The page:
Good food is an essential component of any vacation. China offers something for anyone, even the most finicky eaters. The country’s culinary tradition is as diverse as the rich array of ethnic groups that make up the country’s heritage. Visitors are sure to encounter a staggering amount of dishes delectably prepared to rock their taste buds. Here is just a small sampling of the culinary wonders available in China:
Peking duck is perhaps China’s most popular dish. According to history, it was reserved only for royalty within Beijing’s Forbidden City until a chef who formerly served the emperor gave the recipe away to the masses. Now all travelers can savor the juicy and flavorsome meat, even though the price tag remains relatively high.
China’s Donghuamen Night Market near Wangfujing is home to some strange food. Who wouldn’t want a bite of sheep-innards broth or barbeque scorpions? The affordability of the market allows visitors to sample much without putting a dent in their wallet.
Southwest of Beijing lie Sichuan and Chongqing provinces. There chilies and China’s signature Sichuan pepper add a zing to local dishes, the most popular being hotpot, a boiling broth containing raw ingredients. Just east of Beijing lies Hunan, birthplace of famed emperor Mao Zedong. Visitors delight in tasting the famous ruler’s favorite dish, hongshao rou, or braised pork belly. The name says it all: pork belly marinated in sugar and slow cooked to perfection. Fattier than typical western food, hongshao rou is still a must for many travelers.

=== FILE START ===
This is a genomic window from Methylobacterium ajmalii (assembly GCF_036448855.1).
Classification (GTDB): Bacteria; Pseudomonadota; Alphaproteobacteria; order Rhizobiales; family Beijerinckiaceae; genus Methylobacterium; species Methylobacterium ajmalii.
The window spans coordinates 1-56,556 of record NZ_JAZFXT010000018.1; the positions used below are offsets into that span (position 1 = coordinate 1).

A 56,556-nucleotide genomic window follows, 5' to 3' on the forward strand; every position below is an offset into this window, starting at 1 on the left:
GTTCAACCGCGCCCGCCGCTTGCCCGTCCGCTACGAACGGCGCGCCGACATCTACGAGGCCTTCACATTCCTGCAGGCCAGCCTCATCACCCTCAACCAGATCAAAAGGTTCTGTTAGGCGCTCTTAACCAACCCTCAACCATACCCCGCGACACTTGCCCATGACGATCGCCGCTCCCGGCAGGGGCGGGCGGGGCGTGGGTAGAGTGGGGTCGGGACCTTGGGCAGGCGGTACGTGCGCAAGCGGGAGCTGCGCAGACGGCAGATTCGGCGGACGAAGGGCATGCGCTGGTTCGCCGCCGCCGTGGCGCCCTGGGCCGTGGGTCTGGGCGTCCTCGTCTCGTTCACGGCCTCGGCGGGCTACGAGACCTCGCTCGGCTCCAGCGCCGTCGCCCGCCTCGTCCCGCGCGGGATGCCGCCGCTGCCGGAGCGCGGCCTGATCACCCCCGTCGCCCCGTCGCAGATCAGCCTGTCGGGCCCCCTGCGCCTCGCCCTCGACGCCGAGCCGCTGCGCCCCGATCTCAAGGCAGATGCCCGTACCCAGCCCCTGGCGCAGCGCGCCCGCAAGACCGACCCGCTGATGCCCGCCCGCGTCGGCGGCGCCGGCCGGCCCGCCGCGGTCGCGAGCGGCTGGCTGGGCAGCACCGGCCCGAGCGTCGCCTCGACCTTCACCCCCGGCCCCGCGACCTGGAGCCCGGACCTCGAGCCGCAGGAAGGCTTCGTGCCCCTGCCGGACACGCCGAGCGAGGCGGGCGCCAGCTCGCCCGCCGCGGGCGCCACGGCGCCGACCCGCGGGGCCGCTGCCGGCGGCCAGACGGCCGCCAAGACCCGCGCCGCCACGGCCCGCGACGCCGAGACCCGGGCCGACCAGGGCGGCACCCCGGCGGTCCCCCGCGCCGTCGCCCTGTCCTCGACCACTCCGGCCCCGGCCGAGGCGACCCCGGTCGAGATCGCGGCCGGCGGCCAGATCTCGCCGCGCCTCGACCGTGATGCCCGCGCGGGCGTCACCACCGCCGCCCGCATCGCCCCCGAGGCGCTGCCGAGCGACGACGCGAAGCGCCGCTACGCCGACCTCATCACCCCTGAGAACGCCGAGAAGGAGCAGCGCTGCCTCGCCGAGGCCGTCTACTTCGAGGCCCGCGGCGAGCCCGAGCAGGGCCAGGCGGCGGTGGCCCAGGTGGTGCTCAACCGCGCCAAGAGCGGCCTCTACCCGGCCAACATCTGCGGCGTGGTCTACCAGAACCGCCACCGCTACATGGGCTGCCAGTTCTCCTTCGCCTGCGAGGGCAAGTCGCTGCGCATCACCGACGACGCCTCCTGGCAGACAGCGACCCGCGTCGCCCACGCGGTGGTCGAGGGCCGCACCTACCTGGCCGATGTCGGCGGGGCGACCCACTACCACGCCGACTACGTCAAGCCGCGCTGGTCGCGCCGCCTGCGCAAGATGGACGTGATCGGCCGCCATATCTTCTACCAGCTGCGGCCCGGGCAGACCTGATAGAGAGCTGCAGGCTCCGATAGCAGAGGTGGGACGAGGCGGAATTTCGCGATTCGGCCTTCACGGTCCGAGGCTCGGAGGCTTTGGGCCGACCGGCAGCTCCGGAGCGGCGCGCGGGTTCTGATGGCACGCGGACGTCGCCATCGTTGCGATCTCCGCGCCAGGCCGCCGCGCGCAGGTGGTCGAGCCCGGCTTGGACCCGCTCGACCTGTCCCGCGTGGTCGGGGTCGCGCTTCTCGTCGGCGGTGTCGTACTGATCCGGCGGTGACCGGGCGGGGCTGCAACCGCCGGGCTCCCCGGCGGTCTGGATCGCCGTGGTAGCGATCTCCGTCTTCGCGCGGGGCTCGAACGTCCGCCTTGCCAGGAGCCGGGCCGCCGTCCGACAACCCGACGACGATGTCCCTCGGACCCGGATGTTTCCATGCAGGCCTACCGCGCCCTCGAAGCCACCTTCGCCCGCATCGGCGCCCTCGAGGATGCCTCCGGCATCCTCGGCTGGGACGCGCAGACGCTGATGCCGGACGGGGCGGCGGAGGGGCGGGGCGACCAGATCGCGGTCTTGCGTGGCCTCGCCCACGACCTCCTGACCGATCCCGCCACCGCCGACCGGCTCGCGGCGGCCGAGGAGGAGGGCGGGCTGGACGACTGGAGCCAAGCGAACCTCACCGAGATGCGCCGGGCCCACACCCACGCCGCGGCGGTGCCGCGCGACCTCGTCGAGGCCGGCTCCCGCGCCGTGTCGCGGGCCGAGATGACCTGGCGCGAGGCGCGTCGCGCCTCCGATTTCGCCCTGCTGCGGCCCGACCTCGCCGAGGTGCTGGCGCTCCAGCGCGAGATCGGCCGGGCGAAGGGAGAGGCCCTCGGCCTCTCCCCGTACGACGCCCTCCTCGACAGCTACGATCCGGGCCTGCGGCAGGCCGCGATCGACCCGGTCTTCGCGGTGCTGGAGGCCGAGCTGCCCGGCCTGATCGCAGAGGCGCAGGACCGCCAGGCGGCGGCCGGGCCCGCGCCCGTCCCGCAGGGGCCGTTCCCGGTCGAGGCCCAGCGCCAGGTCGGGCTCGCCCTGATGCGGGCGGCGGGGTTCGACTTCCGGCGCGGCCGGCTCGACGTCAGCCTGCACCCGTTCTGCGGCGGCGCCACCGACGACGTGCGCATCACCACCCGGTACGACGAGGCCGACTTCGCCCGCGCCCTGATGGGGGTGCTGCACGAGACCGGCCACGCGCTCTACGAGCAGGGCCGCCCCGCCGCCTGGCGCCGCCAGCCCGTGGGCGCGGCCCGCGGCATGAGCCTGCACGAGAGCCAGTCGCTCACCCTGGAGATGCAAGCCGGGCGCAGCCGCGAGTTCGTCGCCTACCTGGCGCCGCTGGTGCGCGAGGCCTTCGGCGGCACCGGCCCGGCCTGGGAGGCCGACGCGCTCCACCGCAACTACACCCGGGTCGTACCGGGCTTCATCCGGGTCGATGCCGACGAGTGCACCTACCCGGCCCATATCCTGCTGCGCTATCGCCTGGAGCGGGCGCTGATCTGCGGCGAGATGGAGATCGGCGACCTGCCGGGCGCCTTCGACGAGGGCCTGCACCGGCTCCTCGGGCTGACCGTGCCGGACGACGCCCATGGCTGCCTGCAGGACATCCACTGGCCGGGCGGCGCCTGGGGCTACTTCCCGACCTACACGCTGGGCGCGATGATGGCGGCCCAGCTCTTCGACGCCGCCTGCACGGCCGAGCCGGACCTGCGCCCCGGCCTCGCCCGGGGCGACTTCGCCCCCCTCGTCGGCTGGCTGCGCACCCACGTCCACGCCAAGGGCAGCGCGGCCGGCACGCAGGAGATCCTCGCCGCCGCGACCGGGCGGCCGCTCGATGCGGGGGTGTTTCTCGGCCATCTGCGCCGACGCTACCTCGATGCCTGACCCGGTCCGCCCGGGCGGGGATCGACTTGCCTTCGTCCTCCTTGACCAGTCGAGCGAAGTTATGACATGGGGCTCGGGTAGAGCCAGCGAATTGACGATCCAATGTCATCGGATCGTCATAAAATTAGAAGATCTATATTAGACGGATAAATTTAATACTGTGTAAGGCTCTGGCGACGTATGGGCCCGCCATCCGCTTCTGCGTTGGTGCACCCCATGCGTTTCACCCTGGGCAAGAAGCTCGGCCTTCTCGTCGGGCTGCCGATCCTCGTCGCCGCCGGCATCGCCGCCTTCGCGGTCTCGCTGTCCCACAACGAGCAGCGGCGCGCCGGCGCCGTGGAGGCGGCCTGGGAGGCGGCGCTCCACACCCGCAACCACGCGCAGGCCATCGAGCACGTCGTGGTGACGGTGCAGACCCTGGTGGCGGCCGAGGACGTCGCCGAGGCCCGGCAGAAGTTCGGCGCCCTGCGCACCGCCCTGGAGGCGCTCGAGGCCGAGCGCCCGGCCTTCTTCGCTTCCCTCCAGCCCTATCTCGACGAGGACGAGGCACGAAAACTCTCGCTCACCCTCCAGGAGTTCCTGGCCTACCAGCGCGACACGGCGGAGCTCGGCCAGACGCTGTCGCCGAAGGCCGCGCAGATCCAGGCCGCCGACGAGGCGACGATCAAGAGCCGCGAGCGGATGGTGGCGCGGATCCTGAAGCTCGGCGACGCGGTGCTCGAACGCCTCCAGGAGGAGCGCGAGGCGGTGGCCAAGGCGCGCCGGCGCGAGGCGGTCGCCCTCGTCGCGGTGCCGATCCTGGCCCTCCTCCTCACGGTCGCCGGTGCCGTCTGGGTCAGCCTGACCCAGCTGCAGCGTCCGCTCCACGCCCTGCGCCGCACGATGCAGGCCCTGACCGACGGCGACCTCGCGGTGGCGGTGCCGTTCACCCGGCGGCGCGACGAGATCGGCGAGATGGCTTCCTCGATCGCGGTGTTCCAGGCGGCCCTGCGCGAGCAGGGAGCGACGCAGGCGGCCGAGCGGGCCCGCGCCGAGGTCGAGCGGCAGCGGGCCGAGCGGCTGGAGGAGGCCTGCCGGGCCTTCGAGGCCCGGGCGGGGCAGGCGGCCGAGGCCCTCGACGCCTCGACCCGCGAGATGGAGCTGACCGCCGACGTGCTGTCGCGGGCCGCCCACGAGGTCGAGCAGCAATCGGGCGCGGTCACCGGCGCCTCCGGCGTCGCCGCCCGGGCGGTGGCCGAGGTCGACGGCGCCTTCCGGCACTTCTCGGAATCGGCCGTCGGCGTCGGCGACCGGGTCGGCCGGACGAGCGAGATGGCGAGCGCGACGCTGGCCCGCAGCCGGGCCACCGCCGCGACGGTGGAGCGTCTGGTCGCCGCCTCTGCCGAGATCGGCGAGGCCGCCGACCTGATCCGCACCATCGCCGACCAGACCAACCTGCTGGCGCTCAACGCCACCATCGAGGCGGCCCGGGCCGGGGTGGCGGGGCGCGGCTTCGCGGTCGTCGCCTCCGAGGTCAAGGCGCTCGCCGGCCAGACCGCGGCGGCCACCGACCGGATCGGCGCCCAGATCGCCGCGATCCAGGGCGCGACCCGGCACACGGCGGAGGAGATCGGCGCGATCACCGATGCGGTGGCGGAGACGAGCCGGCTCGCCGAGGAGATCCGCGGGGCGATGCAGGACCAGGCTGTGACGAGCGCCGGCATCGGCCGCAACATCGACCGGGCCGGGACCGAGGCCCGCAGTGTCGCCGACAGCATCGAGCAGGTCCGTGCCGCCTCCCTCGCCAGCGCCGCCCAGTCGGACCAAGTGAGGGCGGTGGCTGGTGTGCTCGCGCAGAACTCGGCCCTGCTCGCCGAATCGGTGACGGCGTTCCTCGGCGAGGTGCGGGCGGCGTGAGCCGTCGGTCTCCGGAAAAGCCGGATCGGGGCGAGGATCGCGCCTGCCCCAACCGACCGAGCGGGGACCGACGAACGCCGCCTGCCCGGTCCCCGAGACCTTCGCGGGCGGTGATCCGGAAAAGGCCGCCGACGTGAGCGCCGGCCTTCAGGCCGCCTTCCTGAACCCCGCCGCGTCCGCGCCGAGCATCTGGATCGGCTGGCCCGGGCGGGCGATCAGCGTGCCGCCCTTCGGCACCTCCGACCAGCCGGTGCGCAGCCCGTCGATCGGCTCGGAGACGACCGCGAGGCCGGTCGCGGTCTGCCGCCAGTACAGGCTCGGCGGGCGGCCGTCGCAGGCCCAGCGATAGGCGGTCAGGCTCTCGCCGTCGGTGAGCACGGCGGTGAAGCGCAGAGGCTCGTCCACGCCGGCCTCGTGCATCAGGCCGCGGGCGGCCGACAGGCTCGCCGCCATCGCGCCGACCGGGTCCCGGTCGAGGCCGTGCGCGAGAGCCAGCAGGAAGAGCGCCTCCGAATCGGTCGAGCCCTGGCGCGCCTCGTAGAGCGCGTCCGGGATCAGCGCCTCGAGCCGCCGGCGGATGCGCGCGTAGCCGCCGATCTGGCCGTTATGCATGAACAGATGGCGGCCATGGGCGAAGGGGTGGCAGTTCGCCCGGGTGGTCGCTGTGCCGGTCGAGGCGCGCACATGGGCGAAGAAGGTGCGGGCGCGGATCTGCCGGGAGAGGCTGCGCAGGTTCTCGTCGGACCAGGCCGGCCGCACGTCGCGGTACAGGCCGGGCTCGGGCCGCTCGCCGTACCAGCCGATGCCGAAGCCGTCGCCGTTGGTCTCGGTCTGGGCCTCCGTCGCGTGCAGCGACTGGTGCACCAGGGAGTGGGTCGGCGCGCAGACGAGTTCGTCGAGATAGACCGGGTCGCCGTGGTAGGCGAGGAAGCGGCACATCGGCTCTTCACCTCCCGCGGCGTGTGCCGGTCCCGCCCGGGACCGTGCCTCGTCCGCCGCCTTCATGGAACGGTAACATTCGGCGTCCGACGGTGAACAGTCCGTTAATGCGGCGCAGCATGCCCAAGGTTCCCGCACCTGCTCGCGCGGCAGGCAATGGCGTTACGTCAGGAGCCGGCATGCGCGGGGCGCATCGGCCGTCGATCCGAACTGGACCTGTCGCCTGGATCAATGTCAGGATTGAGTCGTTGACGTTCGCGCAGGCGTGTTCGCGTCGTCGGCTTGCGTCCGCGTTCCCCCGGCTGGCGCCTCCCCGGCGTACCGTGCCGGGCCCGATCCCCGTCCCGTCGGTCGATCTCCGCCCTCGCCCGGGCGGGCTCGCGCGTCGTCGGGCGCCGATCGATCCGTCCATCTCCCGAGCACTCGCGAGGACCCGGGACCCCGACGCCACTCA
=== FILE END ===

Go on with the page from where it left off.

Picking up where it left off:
South of Beijing is Guangxi province. Perhaps one of China’s most scenic destinations, the beauty of its limestone peaks holds many in awe. But we must not forget the province’s delectable dog hotpot and beerfish, found in many local restaurants of the province.
China’s northern province is often mocked for its refined culinary tastes. Take a trip to inner Mongolia or the northwestern province of Xinjiang to experience high quality lamb dishes. Despite the fact that the region is often mocked, Chinese natives obviously have a desire for lamb kabobs, sold amply in almost every street market in China. Xinjiang is highly influenced by Muslim culture; located nearby is Harbin, mainly Russian influenced. Visitors and natives alike cherish the country’s unique amalgamation of world cultures that are available in such close proximity. Harbin especially is imbued with a sort of magic and is home to the yearly Ice Lantern Festival. Every January slow cooked stews appear while the mainstay quick-fried spice dishes take a temporary leave. Imported vodka is made available, a perfect complement to some caviar. Truly, the magic of China is witnessed in Harbin and also beyond. All one has to do is sample the nation’s food.